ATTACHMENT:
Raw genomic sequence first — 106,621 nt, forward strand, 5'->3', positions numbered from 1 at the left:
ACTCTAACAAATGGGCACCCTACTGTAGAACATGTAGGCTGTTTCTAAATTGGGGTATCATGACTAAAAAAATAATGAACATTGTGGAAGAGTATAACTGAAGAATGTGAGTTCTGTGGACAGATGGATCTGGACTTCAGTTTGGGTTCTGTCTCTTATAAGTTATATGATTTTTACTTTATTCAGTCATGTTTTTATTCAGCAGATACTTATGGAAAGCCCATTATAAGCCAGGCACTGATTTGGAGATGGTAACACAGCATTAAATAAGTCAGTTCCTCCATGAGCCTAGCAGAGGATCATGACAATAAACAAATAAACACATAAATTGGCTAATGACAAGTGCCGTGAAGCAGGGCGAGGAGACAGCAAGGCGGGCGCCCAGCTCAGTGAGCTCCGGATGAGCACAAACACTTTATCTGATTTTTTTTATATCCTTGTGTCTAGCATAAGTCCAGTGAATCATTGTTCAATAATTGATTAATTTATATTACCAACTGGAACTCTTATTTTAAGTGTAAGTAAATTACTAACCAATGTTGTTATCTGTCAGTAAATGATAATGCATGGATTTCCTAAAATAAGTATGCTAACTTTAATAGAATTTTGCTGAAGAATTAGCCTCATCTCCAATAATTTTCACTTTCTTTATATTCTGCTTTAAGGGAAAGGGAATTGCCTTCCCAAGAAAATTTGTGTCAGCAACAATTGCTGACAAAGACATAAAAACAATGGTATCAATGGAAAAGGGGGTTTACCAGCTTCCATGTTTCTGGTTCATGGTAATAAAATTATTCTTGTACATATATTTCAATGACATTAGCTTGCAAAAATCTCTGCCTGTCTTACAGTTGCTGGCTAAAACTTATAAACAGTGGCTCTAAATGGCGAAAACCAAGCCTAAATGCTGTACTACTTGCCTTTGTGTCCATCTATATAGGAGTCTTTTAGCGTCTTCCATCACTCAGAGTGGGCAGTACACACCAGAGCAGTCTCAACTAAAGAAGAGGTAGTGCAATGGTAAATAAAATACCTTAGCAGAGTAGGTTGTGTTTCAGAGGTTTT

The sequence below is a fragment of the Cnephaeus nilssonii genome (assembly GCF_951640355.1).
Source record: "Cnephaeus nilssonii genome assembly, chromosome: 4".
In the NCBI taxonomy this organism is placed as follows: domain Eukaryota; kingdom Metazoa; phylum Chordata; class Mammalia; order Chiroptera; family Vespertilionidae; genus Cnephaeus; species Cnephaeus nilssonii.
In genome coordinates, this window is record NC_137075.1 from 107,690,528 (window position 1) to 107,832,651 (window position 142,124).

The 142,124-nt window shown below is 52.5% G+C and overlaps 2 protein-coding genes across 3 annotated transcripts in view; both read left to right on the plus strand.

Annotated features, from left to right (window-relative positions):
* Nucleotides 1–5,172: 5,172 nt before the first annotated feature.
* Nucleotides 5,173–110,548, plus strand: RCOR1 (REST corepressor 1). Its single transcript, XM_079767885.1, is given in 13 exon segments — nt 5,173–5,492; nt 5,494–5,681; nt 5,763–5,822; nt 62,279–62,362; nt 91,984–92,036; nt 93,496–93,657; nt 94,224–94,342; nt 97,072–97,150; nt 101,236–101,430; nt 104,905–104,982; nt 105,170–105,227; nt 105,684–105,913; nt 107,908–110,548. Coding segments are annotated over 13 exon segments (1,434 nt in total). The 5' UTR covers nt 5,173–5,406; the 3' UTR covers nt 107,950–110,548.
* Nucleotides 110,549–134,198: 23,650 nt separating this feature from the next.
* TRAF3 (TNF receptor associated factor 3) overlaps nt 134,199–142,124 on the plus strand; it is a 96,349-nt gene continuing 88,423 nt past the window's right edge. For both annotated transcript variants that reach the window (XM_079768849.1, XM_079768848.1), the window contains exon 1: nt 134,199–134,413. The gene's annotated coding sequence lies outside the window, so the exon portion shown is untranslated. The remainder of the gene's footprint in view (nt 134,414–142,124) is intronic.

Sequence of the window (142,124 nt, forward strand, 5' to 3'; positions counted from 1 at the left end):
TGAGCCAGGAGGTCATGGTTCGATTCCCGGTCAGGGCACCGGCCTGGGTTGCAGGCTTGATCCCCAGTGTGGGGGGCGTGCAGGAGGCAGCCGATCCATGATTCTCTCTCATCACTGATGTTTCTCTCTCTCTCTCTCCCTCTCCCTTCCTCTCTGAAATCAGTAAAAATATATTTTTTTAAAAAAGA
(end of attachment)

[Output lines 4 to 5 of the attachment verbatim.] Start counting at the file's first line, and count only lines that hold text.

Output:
Source record: "Cnephaeus nilssonii genome assembly, chromosome: 4".
In the NCBI taxonomy this organism is placed as follows: domain Eukaryota; kingdom Metazoa; phylum Chordata; class Mammalia; order Chiroptera; family Vespertilionidae; genus Cnephaeus; species Cnephaeus nilssonii.